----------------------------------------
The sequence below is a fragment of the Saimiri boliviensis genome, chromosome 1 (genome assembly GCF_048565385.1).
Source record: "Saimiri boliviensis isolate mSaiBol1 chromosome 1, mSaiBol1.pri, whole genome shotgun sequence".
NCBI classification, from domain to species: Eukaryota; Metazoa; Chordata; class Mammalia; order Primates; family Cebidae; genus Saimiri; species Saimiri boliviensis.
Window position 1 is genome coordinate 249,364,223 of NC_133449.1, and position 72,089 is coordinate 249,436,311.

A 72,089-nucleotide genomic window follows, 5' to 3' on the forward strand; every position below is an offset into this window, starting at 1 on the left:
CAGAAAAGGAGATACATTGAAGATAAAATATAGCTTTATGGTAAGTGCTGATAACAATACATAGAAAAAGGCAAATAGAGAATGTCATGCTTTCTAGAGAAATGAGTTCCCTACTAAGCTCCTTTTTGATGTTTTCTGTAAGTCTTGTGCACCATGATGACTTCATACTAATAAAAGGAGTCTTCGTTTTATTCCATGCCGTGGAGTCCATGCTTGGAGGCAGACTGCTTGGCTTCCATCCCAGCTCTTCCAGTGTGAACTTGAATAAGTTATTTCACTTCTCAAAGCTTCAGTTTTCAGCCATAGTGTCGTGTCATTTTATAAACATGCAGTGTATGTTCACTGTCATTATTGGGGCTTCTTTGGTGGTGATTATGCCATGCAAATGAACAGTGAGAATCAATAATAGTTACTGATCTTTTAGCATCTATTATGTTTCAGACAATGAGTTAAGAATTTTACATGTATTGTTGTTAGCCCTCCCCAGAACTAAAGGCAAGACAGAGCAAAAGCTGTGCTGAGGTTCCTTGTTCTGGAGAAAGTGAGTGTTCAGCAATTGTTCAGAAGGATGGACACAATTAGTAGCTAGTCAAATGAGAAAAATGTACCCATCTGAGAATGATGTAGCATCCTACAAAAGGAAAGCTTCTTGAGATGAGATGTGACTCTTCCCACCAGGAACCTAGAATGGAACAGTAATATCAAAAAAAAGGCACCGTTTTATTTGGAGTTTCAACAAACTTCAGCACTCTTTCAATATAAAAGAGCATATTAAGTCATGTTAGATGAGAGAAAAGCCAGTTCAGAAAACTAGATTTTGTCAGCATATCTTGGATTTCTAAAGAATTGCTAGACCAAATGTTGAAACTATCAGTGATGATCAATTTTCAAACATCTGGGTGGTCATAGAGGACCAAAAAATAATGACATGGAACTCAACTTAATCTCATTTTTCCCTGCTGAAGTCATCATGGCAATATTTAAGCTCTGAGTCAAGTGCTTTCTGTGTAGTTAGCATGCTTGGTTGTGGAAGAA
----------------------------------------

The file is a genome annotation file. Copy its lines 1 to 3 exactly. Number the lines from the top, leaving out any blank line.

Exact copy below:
The sequence below is a fragment of the Saimiri boliviensis genome, chromosome 1 (genome assembly GCF_048565385.1).
Source record: "Saimiri boliviensis isolate mSaiBol1 chromosome 1, mSaiBol1.pri, whole genome shotgun sequence".
NCBI classification, from domain to species: Eukaryota; Metazoa; Chordata; class Mammalia; order Primates; family Cebidae; genus Saimiri; species Saimiri boliviensis.